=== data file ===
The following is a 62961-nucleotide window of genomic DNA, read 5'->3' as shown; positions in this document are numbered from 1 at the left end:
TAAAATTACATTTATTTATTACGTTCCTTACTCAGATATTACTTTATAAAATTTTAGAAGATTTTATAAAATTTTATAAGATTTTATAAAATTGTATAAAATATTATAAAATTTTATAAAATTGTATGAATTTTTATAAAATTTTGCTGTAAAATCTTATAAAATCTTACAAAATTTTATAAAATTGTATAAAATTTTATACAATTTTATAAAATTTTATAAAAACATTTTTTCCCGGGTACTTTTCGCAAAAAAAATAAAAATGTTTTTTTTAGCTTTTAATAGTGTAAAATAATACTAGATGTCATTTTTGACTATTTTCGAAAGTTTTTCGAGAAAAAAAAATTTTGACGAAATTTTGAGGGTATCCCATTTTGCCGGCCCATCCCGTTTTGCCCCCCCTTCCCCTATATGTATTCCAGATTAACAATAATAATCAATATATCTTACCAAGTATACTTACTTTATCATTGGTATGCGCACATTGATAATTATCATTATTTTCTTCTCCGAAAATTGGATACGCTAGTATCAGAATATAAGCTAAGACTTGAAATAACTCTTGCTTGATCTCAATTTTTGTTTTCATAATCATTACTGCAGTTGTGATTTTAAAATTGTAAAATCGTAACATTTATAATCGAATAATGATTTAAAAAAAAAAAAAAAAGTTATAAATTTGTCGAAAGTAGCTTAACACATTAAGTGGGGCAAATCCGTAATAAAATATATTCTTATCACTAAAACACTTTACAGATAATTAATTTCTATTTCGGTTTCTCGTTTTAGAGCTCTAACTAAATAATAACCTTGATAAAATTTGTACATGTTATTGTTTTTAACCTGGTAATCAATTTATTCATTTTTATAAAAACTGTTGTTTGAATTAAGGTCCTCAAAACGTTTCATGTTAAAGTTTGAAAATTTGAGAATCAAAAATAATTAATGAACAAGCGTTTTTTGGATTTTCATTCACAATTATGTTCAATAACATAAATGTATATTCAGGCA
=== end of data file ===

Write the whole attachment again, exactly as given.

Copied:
The following is a 62961-nucleotide window of genomic DNA, read 5'->3' as shown; positions in this document are numbered from 1 at the left end:
TAAAATTACATTTATTTATTACGTTCCTTACTCAGATATTACTTTATAAAATTTTAGAAGATTTTATAAAATTTTATAAGATTTTATAAAATTGTATAAAATATTATAAAATTTTATAAAATTGTATGAATTTTTATAAAATTTTGCTGTAAAATCTTATAAAATCTTACAAAATTTTATAAAATTGTATAAAATTTTATACAATTTTATAAAATTTTATAAAAACATTTTTTCCCGGGTACTTTTCGCAAAAAAAATAAAAATGTTTTTTTTAGCTTTTAATAGTGTAAAATAATACTAGATGTCATTTTTGACTATTTTCGAAAGTTTTTCGAGAAAAAAAAATTTTGACGAAATTTTGAGGGTATCCCATTTTGCCGGCCCATCCCGTTTTGCCCCCCCTTCCCCTATATGTATTCCAGATTAACAATAATAATCAATATATCTTACCAAGTATACTTACTTTATCATTGGTATGCGCACATTGATAATTATCATTATTTTCTTCTCCGAAAATTGGATACGCTAGTATCAGAATATAAGCTAAGACTTGAAATAACTCTTGCTTGATCTCAATTTTTGTTTTCATAATCATTACTGCAGTTGTGATTTTAAAATTGTAAAATCGTAACATTTATAATCGAATAATGATTTAAAAAAAAAAAAAAAAGTTATAAATTTGTCGAAAGTAGCTTAACACATTAAGTGGGGCAAATCCGTAATAAAATATATTCTTATCACTAAAACACTTTACAGATAATTAATTTCTATTTCGGTTTCTCGTTTTAGAGCTCTAACTAAATAATAACCTTGATAAAATTTGTACATGTTATTGTTTTTAACCTGGTAATCAATTTATTCATTTTTATAAAAACTGTTGTTTGAATTAAGGTCCTCAAAACGTTTCATGTTAAAGTTTGAAAATTTGAGAATCAAAAATAATTAATGAACAAGCGTTTTTTGGATTTTCATTCACAATTATGTTCAATAACATAAATGTATATTCAGGCA